A primer for writing football previews

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Preview stories can take many forms and be presented in all media forms. They can be published online, in print, in a videocast, in a separate special section – or they can integrate several of these forms. Regardless the form, readers love’ em. These previews can address trends or they can focus on a feature angle. Or previews can be offered in capsule form. There is no single way to write a preview story, although many include the same key components. Check out the stories below for inspiration as you develop preview stories for your own college teams in the coming weeks.

■ Here is a link to the Orlando Sentinel’s always creative approach to football coverage. (Sorry, but I am biased here, rooting for my old newspaper. But this is truly a creative approach.)
■ The Rocky Mountain News packages a series of capsules that focus on key players and which include the previous season’s playoff results. The San Francisco Chronicle takes a more bare bones approach to previewing some prep football conferences, briefly offering strengths, weaknesses and notes.
■ Bloggers like The Mountain Top and the Big West Conference Connection have started previewing the Big East and Big West football conference teams, respectively. An Eastern Carolina University football blog previews the Pirates and their schedule. Some bloggers, though, spend more time on their opinions rather than on reporting trends, stats and news. Commentary can certainly be riveting, but save these pieces, or blog posts, until after the facts are cited.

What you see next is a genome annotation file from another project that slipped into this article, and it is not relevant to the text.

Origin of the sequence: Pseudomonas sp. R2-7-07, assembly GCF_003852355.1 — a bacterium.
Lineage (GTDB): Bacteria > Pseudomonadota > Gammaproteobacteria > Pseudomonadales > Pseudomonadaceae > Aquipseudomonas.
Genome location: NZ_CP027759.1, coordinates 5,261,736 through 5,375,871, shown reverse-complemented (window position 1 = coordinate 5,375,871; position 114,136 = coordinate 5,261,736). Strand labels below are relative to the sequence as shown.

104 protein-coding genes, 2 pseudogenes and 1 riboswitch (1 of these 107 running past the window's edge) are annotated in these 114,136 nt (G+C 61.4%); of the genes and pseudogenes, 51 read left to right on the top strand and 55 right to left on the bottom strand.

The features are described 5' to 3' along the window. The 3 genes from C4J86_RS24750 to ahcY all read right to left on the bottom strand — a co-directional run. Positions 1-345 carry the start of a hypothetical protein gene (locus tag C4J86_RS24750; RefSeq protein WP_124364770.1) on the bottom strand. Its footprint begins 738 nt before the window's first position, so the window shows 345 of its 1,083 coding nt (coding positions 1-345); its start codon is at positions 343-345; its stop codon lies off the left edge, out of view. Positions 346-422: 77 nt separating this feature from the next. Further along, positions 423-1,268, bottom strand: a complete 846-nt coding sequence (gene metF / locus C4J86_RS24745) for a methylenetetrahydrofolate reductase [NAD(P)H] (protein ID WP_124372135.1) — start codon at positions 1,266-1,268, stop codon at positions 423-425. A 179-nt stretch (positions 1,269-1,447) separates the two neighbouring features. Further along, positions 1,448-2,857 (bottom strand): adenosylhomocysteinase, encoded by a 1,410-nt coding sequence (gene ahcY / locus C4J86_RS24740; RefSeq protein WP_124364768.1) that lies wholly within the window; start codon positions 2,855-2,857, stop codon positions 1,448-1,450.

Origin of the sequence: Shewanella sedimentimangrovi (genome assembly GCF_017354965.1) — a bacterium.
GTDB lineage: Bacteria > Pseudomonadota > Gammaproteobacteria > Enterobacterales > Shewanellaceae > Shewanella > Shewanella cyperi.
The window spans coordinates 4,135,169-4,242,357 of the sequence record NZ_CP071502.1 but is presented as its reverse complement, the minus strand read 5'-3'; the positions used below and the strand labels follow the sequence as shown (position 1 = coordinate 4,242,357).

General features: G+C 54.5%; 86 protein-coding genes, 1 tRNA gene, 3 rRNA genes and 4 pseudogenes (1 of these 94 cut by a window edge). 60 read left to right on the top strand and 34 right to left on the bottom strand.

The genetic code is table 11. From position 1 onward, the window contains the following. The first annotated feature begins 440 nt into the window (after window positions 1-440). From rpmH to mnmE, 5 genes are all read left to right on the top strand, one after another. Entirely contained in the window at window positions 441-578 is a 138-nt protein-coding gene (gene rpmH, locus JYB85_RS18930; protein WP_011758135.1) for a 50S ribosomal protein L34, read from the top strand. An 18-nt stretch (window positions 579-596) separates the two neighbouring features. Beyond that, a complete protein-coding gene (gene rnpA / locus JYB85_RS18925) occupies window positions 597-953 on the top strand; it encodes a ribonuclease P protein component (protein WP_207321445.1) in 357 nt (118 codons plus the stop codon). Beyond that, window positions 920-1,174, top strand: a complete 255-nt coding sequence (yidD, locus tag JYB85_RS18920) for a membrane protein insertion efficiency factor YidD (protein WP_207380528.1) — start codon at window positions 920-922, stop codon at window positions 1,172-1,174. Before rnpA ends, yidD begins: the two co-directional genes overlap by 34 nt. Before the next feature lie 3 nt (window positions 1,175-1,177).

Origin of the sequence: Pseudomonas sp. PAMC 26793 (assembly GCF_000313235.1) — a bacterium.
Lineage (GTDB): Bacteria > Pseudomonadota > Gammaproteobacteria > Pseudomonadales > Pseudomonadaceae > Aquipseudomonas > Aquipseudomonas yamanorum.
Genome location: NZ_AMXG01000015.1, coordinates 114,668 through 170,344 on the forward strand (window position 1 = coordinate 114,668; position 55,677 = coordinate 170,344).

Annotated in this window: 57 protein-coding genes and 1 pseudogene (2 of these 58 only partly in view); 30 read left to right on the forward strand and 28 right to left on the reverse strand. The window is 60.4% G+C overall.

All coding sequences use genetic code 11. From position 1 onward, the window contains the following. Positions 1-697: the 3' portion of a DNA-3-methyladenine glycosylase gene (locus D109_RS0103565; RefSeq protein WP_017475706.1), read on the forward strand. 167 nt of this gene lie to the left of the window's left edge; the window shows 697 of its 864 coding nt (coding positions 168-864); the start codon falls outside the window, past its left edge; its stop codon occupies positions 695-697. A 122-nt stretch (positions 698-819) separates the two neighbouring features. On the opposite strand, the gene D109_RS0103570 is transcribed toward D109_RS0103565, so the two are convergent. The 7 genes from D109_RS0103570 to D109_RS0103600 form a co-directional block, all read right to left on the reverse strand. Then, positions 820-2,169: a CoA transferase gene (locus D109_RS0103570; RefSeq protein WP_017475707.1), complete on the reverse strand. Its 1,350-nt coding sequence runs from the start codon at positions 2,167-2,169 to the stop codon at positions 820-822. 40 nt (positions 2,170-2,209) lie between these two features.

■The Chicago Tribune, which runs a terrific prep sports website, previews the Big Ten conference football season. These writers find a feature angle and then address the same six questions at the end of each preview that includes questions such as “Northwestern will contend for the Big Ten title if …” and “In a word, the schedule can be described as …”
■ Rivals.com previews conferences, rather than teams, by focusing on key story lines, top players by position, and the top coaches. They also offer a preseason all-conference team. In addition, Rivals.com also writes previews that focus on the top 10 freshmen, top assistant coaches, and the top junior college players who have transferred to universities.
■ Some newspapers, like the Statesboro Herald in football-crazy Georgia, layer their coverage with videocast previews.
■ The Arizona Republic offers its previews in smaller capsules.
■ Here are some football previews on the Atlantic Coast Conference.
■ Here is a prep football preview in Tennessee’s Daily News Journal. My hometown newspaper, the Charleston Times-Courier, has started to preview local football teams in east central Illinois. (Go Trojans!)
■ Yahoo previews the NFL by touring training camps.
■ Here is College Football Poll’s expansive preview of all major conferences and individual award candidates.

Read as many previews as possible in order to find inspiration, transforming these ideas in your own sections. Plagiarism, of course, is an unpardonable sin of journalism. But you can borrow others’ ideas in order to recreate them as your own. See an approach you like? Use it in your own packaging and reporting. Like poets and novelists, journalists need to read others’ work.

Feel free to provide links to other football preview stories below in the comments section. Good luck.

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One Response to “A primer for writing football previews”

  1. Add some ’soul’ to your sports coverage | Sports Field Guide Says:

    […] Instead too many sports departments focus more on bat-and-ball coverage, preferring to write game precedes, live-blogs and game stories, and, heck, even […]

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